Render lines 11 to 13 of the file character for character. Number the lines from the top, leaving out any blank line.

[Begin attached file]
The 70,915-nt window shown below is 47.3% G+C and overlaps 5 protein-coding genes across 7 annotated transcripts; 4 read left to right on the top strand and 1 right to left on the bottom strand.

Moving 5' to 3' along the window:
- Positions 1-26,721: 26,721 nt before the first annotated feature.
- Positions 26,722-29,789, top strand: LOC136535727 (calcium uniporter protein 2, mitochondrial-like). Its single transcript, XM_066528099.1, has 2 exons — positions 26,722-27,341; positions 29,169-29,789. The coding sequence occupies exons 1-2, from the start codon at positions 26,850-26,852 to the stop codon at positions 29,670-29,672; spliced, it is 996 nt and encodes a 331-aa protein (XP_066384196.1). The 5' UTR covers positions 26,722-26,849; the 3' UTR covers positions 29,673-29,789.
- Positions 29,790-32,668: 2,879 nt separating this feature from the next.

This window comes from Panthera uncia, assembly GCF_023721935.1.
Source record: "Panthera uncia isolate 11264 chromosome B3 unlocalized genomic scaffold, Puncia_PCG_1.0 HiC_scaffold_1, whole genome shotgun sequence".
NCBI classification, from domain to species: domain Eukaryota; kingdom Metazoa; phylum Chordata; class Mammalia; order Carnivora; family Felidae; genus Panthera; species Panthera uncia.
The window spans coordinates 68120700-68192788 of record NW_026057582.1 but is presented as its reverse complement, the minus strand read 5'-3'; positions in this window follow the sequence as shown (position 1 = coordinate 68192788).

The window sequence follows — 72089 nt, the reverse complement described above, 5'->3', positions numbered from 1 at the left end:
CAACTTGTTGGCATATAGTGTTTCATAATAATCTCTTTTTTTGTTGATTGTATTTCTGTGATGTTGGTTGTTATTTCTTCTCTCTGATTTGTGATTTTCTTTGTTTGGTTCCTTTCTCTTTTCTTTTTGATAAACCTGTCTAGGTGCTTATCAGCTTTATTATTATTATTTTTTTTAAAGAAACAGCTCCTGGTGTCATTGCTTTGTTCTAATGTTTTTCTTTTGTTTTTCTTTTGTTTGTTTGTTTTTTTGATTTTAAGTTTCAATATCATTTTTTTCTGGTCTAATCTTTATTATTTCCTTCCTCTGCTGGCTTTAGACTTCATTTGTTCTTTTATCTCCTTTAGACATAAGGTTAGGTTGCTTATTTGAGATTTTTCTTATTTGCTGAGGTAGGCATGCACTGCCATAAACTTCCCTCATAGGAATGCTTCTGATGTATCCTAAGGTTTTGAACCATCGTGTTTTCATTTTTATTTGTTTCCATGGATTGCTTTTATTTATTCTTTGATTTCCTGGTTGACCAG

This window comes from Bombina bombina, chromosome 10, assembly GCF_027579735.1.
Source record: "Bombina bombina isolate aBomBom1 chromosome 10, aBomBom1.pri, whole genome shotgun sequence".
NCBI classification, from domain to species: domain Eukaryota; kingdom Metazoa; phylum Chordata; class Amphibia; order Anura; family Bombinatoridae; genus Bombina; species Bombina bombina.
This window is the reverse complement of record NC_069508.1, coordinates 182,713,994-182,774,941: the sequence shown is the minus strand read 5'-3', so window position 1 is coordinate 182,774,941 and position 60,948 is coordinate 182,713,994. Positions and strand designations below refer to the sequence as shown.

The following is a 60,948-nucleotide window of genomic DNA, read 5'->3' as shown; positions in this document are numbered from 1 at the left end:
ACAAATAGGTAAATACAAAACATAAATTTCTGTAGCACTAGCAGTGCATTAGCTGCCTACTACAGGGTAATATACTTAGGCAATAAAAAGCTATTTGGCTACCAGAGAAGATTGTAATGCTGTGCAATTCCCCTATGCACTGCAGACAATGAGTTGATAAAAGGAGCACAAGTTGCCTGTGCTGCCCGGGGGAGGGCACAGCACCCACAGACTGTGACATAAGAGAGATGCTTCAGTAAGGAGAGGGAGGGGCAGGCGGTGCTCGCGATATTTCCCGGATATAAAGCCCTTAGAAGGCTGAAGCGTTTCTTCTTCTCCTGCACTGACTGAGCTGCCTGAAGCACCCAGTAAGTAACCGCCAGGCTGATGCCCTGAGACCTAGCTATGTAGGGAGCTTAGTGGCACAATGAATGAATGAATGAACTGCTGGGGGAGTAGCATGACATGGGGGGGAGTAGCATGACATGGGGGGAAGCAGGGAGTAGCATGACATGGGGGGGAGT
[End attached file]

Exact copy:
CAACTTGTTGGCATATAGTGTTTCATAATAATCTCTTTTTTTGTTGATTGTATTTCTGTGATGTTGGTTGTTATTTCTTCTCTCTGATTTGTGATTTTCTTTGTTTGGTTCCTTTCTCTTTTCTTTTTGATAAACCTGTCTAGGTGCTTATCAGCTTTATTATTATTATTTTTTTTAAAGAAACAGCTCCTGGTGTCATTGCTTTGTTCTAATGTTTTTCTTTTGTTTTTCTTTTGTTTGTTTGTTTTTTTGATTTTAAGTTTCAATATCATTTTTTTCTGGTCTAATCTTTATTATTTCCTTCCTCTGCTGGCTTTAGACTTCATTTGTTCTTTTATCTCCTTTAGACATAAGGTTAGGTTGCTTATTTGAGATTTTTCTTATTTGCTGAGGTAGGCATGCACTGCCATAAACTTCCCTCATAGGAATGCTTCTGATGTATCCTAAGGTTTTGAACCATCGTGTTTTCATTTTTATTTGTTTCCATGGATTGCTTTTATTTATTCTTTGATTTCCTGGTTGACCAG

This window comes from Bombina bombina, chromosome 10, assembly GCF_027579735.1.
Source record: "Bombina bombina isolate aBomBom1 chromosome 10, aBomBom1.pri, whole genome shotgun sequence".